Should Colleges and Universities Permanently Go Test Optional? (Point)

Jacob Ritholz and Andrew Ollendorff, Staff Writers

With the coronavirus pandemic affecting millions of students across the United States, standardized testing has become an afterthought.  Most colleges have adopted test optional policies for this year’s cycle of applicants due to the difficulty in finding an open testing site.  In any given year, many students would love for universities to abandon standardized testing in their admissions process because those tests are often accompanied by tons of studying and stress, but the reasons for dropping these exams, most notably the ACT and SAT, go further than laziness and unwillingness to study.  In fact, research shows that scores are determined by family income, level of education, and race, rather than on a person’s academic merit.

Studies conducted by the Metropolitan Policy Program and the Hamilton Project at Brookings using data from the College Board show just how big a difference students’ personal situations make on their test scores.  On average, students coming from families with an annual income of more than $200,000, score 140 points higher on the SAT than those from a family with the median annual income (around $55,000).  Furthermore, students coming from a typical economic household, score 260 points higher than those from below the poverty line.  

A student’s race also plays a strong role in the test-taking process.  White and Asian students typically score 205 points higher than Hispanic and African American students.  This correlation is no coincidence because these Hispanics and African American families usually come from lower-income households.  Students from these lower-income families may be at a disadvantage because of the costs of the ACT and the SAT.  As a result, they may not be able to have multiple tries at these standardized exams, as the ACT costs $62.50 and the SAT costs $64.50.  

“Some people can’t afford tests and therefore can’t show their academic ability,” said junior Terry McGinty.

Parents’ education levels also play a prominent role in a student’s test scores.  Test takers with parents who have a graduate degree score, on average, 253 points higher than students with parents who did not complete high school.  This connects to family income and racial divides in test scores, as certain parents are more likely to have at least an Associate’s degree. 

Socioeconomic inequalities also influence other areas of students’ lives.  As a result, some may argue that there is bias, but no better way to fairly compare students’ academic capabilities.  This argument suggests that standardized testing is still the best way to compare students across the nation, as GPA and extracurriculars can vary depending on the school.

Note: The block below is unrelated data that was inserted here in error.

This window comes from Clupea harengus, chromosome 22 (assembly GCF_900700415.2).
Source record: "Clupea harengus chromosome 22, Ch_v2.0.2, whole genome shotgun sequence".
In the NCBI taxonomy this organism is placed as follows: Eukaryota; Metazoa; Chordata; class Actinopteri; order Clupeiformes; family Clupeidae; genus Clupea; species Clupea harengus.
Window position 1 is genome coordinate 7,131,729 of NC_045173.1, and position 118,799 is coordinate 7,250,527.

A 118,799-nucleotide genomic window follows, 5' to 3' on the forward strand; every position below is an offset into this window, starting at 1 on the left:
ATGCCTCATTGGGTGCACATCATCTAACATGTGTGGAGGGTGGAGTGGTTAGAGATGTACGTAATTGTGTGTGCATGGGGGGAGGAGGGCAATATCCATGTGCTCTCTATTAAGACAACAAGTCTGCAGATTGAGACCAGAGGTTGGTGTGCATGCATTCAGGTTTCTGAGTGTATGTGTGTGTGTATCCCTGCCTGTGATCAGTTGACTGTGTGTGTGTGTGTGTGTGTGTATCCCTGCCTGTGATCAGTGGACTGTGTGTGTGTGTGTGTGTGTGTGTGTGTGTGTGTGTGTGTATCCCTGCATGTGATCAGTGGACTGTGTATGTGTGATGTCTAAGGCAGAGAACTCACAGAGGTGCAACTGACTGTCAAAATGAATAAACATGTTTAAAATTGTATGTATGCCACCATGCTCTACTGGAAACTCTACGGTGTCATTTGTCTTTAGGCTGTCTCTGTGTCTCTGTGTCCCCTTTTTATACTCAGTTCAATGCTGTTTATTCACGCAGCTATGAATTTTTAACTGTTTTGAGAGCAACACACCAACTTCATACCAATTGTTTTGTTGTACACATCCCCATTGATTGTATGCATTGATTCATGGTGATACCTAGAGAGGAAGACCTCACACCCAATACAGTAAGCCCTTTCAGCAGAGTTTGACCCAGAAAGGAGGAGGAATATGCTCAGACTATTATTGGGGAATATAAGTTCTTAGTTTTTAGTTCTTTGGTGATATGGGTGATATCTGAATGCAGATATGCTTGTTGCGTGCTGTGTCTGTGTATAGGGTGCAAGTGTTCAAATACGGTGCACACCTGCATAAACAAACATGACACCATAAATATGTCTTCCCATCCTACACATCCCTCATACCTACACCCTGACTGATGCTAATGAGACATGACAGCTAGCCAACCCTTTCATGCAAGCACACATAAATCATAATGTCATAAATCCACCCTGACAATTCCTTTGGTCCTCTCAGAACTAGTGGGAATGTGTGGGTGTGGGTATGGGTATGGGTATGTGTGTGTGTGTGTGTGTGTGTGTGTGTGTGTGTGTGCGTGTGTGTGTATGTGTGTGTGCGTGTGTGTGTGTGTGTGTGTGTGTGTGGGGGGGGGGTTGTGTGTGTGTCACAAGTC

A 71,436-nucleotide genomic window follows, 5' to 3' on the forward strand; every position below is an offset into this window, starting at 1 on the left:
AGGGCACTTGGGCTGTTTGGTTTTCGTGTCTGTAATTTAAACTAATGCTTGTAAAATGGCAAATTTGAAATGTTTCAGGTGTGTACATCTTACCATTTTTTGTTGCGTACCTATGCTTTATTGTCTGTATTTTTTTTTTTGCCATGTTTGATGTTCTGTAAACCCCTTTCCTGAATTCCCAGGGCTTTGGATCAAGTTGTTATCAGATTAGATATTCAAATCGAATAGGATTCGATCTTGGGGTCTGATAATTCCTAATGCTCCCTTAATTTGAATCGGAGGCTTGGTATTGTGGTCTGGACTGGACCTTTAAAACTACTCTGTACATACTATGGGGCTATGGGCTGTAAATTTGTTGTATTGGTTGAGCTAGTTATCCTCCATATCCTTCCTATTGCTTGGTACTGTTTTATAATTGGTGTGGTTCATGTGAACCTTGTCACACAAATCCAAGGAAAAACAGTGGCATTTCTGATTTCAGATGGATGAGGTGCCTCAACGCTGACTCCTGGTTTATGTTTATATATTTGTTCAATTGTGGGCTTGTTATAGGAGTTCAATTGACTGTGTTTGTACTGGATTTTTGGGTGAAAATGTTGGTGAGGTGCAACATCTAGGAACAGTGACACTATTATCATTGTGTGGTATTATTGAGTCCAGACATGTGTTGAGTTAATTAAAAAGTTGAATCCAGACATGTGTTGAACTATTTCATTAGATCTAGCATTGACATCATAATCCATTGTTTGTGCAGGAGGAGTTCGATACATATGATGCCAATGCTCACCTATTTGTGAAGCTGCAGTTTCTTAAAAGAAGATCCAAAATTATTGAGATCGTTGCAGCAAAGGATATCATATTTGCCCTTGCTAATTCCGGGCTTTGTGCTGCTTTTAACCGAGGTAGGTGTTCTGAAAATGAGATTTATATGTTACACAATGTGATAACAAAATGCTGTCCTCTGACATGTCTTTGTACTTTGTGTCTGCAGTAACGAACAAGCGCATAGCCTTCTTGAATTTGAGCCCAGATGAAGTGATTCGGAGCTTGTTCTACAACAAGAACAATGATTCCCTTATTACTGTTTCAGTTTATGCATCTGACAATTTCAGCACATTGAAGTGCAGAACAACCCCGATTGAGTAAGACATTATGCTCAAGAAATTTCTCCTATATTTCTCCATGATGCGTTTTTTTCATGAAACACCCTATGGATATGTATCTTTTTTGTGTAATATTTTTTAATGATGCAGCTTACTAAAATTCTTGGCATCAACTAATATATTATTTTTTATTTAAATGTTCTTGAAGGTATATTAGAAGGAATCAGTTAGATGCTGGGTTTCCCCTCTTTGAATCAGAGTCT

Still, when looking at data comparing GPA to SAT scores, there is an unusual amount of variation due to some students with higher GPAs not always having a test score that reflects their grades in school.  

“The test doesn’t always reflect someone’s academic abilities,” said junior Jamie Goldman.

“Some students are bad at test taking, so not being required to take a standardized test allows a student to better show their worth,” said junior Charlie Bosworth.

Although all of these factors certainly support the need for standardized testing, it is simply too hard to ignore the racial and economic factors that influence test scores.  If standardized testing is meant to put all students on a level playing field, how is it that other factors continue to divide students, putting some at a disadvantage?

Some colleges have moved past test-optional completely by removing standardized testing from their admissions process altogether, becoming “test-blind”.  The University of California, a public university system with over 280,000 students across nine campuses, is the most notable example.  Their reasons for removing the exams are nearly identical to the reasons already stated: that race, socioeconomic standing, and parental education play a large role in the final testing product, which is unfair.  Although the UC system is planning to develop its own test to administer, it has pledged that if these tests still contain the same biases that the current system has, all of the universities will remove standardized testing permanently.

[The SAT is] “a racist test, no two ways about it,” said Jonathan Sures, a regent on the Governing Board of the University of California, during an interview with the Washington Post.

Overall, the negatives of standardized testing far outweigh the positives.  The system does not accurately reflect a student’s work ethic and intelligence. Instead, standardized tests give an advantage to those coming from better financial situations.  Especially now, due to the pandemic, many are unable to take the test due to the costs associated with them, general fear for their safety, and the lack of testing sites.  Because of the proven racial, socioeconomic, and educational differences between students, schools are beginning to become test-optional, which should be the future of college admissions.